Telescope: Transformers part 4: IT's new avatar

CIOL Bureau
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MUMBAI, INDIA: ‘Digitisation and Internet of Things’. This sounded a refreshing island amidst a lot of other enterprise IT trains hustling everywhere with frenzy at the recent Gartner Conference. A session that can be enjoyed with a coffee in hand and one with a lot of curiosity stimulant to go with too. You wonder, why Hung Le Hong, Research VP, Executive Leadership and Innovation, Gartner is talking about sci-fiction stuff at a CIO gathering. Luggage jumbled-up, you wonder. But as much of square peg in a round hole as it may appear, it turns out the hole itself may have to reshape in future for the new peg he is hinting at. Let’s find out more.


Why are you turning up the volume on something called digitization? Is it that big to watch out for?

May be not now, but certainly in future. The Internet of Things is a new world we will see soon. Smart devices with IP addresses; or a table and chair hooked up to your wi-fi chips or smart and brainy coffeemakers; it’s all on the way. There would be plants soon which can keep tabs on their humidity with smart sensors and will tweet you when you forget to water them. Lots of pilots are happening. Between 2015 and 2020, volume of Internet of things will be way bigger than human-related Internet volume.

Would these devices be intuitive or intelligent?

Some would be very intelligent with the ability to balance the other side. A car can have mechanisms to check the sugar levels of the burger or ice-cream or coffee you are having inside and it will warn the human owner about sugar levels. All this is not here now, but I am projecting a future where devices would be smart about themselves and about what’s going around. Like advanced analytics will have the power to significantly improve fraud detections in case of insurance firms.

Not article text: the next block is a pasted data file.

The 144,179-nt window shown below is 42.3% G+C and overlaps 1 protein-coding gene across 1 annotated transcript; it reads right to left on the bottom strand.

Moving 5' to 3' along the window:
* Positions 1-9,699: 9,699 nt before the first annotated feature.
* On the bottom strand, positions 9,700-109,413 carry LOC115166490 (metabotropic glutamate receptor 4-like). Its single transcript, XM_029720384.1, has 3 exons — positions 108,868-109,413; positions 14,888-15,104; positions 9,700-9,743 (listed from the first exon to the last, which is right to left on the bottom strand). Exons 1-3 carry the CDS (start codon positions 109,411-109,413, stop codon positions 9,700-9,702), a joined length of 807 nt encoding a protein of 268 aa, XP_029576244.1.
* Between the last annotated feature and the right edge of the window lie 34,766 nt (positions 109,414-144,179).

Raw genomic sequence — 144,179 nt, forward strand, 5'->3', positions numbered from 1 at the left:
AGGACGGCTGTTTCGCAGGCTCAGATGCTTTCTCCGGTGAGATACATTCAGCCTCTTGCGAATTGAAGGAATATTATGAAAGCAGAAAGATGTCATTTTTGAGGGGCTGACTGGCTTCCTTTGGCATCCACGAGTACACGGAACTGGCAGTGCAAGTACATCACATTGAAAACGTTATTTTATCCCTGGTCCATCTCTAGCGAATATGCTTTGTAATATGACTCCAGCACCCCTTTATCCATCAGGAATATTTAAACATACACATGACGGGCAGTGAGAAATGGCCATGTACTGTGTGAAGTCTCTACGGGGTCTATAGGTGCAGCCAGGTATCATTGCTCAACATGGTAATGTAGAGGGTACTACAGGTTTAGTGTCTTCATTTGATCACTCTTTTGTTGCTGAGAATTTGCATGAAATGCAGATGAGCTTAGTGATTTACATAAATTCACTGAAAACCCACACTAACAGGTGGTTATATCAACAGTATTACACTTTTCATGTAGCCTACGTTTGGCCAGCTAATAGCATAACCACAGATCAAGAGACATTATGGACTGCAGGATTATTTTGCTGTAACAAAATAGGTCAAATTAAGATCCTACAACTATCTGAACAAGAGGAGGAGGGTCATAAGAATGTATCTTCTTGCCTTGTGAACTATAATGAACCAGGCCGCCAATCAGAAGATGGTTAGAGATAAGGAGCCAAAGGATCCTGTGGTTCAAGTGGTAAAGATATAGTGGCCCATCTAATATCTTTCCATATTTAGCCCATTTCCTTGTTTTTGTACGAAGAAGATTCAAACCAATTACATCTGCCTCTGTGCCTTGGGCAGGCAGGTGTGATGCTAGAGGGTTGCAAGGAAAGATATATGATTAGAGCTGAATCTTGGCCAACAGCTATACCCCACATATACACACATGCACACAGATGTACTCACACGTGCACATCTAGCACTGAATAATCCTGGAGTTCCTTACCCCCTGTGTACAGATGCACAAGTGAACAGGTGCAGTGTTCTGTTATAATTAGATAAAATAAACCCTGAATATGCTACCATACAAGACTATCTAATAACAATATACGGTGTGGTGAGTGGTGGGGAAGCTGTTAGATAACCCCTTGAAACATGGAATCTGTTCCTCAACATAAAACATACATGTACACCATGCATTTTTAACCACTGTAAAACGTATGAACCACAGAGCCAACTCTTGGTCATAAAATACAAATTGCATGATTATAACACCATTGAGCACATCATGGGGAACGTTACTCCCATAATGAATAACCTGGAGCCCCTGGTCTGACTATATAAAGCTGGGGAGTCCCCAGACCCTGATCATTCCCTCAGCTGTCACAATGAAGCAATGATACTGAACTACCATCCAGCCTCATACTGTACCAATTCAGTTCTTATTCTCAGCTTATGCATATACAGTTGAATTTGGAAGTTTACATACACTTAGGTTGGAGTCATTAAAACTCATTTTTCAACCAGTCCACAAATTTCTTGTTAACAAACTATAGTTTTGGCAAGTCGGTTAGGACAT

Can there be Franken steins among the Optimus heroes?

The greater danger actually is something else. Traffic lights working on Internet may be threatened more by a human fiddling it with wrong intentions. Humans breaking in would a greater danger.


What about standards and compatibility issues?

Today, things are very immature but standards and hardware are being developed to reach new levels.

Why should it concern a CIO at all? Apart from enjoying all this as a consumer?

It concerns him a lot, with sharper implications actually. Today, he has to manage the issues that come with smart phones, tomorrow it would be vending machines too. Let’s pick the Internet of dumb things. Like a barcode on a can of cold drink that points to an Internet point for more information etc whenever a consumer buys it.  It sounds fancy and is a great marketing or branding tool, but as a CIO of this company you will have to ensure that when the consumer comes to the site directed, everything works as expected. Having intelligent parking spots or traffic poles is great, but a CIO will have to organize everything smoothly together. It’s his job and challenge now to orchestrate information from all these sources at varying degrees and points.

Would this digital era replace people? Automation effects as can be expected.

Replacing people will not happen. Augmenting people will happen. No matter how intelligently wired or automated a diagnosis is, a doctor or a human element always comes in. Humans will find digital mediums as an aid.